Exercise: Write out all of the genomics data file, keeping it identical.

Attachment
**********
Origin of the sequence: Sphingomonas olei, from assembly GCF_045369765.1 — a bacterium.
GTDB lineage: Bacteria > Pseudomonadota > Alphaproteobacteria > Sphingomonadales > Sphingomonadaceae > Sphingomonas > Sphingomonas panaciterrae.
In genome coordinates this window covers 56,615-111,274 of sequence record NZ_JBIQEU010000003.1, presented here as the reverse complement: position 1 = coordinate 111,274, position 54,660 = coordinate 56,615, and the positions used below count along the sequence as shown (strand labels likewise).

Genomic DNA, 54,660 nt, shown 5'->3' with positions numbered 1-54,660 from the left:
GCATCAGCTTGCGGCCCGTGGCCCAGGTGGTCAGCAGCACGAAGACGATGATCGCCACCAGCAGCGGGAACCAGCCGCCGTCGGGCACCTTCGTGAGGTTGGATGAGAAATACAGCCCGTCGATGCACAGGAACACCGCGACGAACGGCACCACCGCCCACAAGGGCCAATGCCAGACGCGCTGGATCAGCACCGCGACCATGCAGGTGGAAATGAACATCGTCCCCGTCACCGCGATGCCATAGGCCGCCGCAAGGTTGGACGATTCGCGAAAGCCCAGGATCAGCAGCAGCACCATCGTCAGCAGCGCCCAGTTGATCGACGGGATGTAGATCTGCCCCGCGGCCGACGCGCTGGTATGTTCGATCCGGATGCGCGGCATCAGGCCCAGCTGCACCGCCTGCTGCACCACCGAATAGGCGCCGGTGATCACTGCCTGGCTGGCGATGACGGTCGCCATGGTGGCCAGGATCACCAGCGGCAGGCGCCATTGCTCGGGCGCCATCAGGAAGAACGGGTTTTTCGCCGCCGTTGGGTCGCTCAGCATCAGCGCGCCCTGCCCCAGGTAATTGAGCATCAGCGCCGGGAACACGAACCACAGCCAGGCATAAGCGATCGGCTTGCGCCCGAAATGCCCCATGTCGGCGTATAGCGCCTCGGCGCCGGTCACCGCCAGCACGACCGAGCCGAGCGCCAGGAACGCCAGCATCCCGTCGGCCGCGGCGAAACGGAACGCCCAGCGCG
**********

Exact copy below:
Origin of the sequence: Sphingomonas olei, from assembly GCF_045369765.1 — a bacterium.
GTDB lineage: Bacteria > Pseudomonadota > Alphaproteobacteria > Sphingomonadales > Sphingomonadaceae > Sphingomonas > Sphingomonas panaciterrae.
In genome coordinates this window covers 56,615-111,274 of sequence record NZ_JBIQEU010000003.1, presented here as the reverse complement: position 1 = coordinate 111,274, position 54,660 = coordinate 56,615, and the positions used below count along the sequence as shown (strand labels likewise).

Genomic DNA, 54,660 nt, shown 5'->3' with positions numbered 1-54,660 from the left:
GCATCAGCTTGCGGCCCGTGGCCCAGGTGGTCAGCAGCACGAAGACGATGATCGCCACCAGCAGCGGGAACCAGCCGCCGTCGGGCACCTTCGTGAGGTTGGATGAGAAATACAGCCCGTCGATGCACAGGAACACCGCGACGAACGGCACCACCGCCCACAAGGGCCAATGCCAGACGCGCTGGATCAGCACCGCGACCATGCAGGTGGAAATGAACATCGTCCCCGTCACCGCGATGCCATAGGCCGCCGCAAGGTTGGACGATTCGCGAAAGCCCAGGATCAGCAGCAGCACCATCGTCAGCAGCGCCCAGTTGATCGACGGGATGTAGATCTGCCCCGCGGCCGACGCGCTGGTATGTTCGATCCGGATGCGCGGCATCAGGCCCAGCTGCACCGCCTGCTGCACCACCGAATAGGCGCCGGTGATCACTGCCTGGCTGGCGATGACGGTCGCCATGGTGGCCAGGATCACCAGCGGCAGGCGCCATTGCTCGGGCGCCATCAGGAAGAACGGGTTTTTCGCCGCCGTTGGGTCGCTCAGCATCAGCGCGCCCTGCCCCAGGTAATTGAGCATCAGCGCCGGGAACACGAACCACAGCCAGGCATAAGCGATCGGCTTGCGCCCGAAATGCCCCATGTCGGCGTATAGCGCCTCGGCGCCGGTCACCGCCAGCACGACCGAGCCGAGCGCCAGGAACGCCAGCATCCCGTCGGCCGCGGCGAAACGGAACGCCCAGCGCG